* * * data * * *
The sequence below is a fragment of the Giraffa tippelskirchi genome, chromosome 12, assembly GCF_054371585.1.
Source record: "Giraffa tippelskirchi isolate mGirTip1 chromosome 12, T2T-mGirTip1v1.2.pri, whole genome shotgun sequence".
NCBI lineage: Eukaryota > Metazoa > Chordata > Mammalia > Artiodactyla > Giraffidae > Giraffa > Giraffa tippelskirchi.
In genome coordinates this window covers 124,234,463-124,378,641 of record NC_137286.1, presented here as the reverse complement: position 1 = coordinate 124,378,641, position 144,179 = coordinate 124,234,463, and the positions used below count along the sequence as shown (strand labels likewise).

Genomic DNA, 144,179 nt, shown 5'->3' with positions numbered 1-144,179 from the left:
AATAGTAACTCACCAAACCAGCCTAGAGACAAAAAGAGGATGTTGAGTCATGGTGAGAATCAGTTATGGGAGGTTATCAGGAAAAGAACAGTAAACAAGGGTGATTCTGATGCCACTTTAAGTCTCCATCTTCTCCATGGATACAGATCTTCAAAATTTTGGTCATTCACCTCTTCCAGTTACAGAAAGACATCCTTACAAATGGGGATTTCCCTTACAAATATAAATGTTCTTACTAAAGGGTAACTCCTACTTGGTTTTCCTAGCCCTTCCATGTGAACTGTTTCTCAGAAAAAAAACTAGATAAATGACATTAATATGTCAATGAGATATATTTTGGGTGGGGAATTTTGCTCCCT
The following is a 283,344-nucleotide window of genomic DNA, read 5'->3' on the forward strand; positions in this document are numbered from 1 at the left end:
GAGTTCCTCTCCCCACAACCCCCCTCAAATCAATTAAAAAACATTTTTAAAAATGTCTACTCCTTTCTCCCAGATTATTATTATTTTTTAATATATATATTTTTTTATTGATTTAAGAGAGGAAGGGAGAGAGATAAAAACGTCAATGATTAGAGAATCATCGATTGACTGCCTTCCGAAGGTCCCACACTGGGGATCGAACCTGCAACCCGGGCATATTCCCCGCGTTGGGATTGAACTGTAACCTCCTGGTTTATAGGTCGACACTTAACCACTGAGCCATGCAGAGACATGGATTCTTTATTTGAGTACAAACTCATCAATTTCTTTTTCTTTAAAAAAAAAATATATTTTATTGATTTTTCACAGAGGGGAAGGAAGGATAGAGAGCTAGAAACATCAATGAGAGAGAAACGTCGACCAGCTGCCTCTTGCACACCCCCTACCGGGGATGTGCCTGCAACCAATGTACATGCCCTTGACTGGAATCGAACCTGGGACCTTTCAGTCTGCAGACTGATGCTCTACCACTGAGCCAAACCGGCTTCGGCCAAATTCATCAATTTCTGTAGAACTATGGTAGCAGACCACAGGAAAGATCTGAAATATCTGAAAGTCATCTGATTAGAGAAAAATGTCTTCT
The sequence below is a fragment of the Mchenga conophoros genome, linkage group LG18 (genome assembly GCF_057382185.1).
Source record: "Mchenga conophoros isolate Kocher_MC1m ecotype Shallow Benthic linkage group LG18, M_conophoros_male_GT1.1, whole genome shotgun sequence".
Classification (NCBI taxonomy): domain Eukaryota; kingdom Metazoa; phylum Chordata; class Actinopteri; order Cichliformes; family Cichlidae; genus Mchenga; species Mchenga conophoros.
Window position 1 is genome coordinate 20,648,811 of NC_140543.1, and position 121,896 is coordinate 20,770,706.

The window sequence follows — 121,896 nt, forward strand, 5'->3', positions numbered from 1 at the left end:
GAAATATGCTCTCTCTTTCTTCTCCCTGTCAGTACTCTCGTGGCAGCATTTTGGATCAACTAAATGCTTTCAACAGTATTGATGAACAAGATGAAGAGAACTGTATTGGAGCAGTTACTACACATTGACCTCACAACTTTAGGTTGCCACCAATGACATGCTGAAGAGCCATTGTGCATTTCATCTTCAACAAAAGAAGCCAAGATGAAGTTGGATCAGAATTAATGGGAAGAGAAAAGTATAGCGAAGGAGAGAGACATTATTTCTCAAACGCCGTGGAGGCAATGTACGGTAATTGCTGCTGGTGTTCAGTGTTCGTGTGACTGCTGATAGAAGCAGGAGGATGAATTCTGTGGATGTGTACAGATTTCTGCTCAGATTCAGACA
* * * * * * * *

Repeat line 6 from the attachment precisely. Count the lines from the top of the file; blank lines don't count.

AATAGTAACTCACCAAACCAGCCTAGAGACAAAAAGAGGATGTTGAGTCATGGTGAGAATCAGTTATGGGAGGTTATCAGGAAAAGAACAGTAAACAAGGGTGATTCTGATGCCACTTTAAGTCTCCATCTTCTCCATGGATACAGATCTTCAAAATTTTGGTCATTCACCTCTTCCAGTTACAGAAAGACATCCTTACAAATGGGGATTTCCCTTACAAATATAAATGTTCTTACTAAAGGGTAACTCCTACTTGGTTTTCCTAGCCCTTCCATGTGAACTGTTTCTCAGAAAAAAAACTAGATAAATGACATTAATATGTCAATGAGATATATTTTGGGTGGGGAATTTTGCTCCCT